Officials from Kenya’s broadcast regulator the Communications Authority, have shut down four privately owned TV stations in the country.
The action took place during live coverage of an opposition party event in which Kenya’s opposition leader, Raila Odinga, declared himself president.
The Four TV stations are Citizen TV and Inooro TV, owned by the Royal Media Services, Nation Media Group’s , and the Standard Group’s KTN News.
President Uhuru Kenyatta last week threatened to shut down and revoke licenses, if they broadcast live, an event protesting the disputed elections last year.
Joseph Odindo, editorial director of the Standard Group, said the government gave no indication of how long the shutdown order would remain in effect.
In apparent defiance, some of the stations have continued streaming their content online, according to Odindo, Wachira Waruru, managing director of Royal Media Services, and Linus Kaikai, of Nation Media broadcast division.
The state media regulator, the Communications Authority of Kenya, in a letter to Lancia Digital Broadcast, which owns the signal distribution platform used by KTN News, cited the station’s “defiance” of a government “ban on live coverage of the events” related to the opposition “swearing in,” as reason for the cut in transmission,
According to a report by privately owned newspaper The Star, the letter was delivered about an hour after KTN News was shut down.
The Communications Authority’s acting director general, Christopher Kemei, confirmed issuing the letter after Lancia asked for an explanation for the shutdown.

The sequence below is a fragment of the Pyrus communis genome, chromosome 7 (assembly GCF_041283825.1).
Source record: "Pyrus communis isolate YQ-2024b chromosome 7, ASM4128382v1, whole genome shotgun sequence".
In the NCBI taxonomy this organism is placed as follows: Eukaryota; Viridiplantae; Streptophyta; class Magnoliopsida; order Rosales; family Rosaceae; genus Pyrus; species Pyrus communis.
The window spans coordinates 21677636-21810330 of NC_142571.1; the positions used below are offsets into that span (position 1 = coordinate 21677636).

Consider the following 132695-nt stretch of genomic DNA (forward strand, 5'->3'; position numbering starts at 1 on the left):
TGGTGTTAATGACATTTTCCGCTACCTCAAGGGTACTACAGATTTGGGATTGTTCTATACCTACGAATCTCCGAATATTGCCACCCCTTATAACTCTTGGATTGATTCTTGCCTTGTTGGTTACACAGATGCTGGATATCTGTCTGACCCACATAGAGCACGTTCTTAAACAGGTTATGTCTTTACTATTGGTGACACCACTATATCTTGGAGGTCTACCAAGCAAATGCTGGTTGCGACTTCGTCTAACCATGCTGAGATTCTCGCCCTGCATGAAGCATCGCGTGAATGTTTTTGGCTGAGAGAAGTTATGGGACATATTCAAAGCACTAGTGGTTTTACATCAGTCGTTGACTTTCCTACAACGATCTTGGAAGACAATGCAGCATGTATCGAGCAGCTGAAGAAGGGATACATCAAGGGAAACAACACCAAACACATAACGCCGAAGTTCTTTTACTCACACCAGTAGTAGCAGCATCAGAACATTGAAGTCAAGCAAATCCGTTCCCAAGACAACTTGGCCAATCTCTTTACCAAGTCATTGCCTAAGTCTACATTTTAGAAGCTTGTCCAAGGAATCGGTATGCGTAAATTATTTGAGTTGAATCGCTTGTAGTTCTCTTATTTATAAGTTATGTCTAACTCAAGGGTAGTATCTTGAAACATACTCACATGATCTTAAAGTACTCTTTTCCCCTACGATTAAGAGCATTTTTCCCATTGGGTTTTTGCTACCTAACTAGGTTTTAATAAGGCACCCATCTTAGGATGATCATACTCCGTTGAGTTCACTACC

An Interior Ministry spokesperson, Mwenda Njoka, said that the stations’ transmissions were cut due to security concerns, but said the government was not obliged to explain.
“There is no responsible government that would allow media to broadcast anything, more so live, which might incite people to violence. It would become an unmanageable situation,” said Njoka, adding that freedom of the press was not absolute.
The government in November last year warned the broadcast media not to provide live coverage of events by Odinga’s National Super Alliance political group.
Odinga challenged the results of Kenya’s presidential elections in August 2017 elections. His political coalition boycotted a repeat election, ordered by Kenya’s courts, in October 2017, and instead said it would establish a “people’s assembly” to carry out protests and boycotts while seeking changes to the constitution, according to reports.
Kenya has experienced unrest and violence in previous elections. Violence after a disputed result in 2007 left about 1,400 people dead, according to news reports.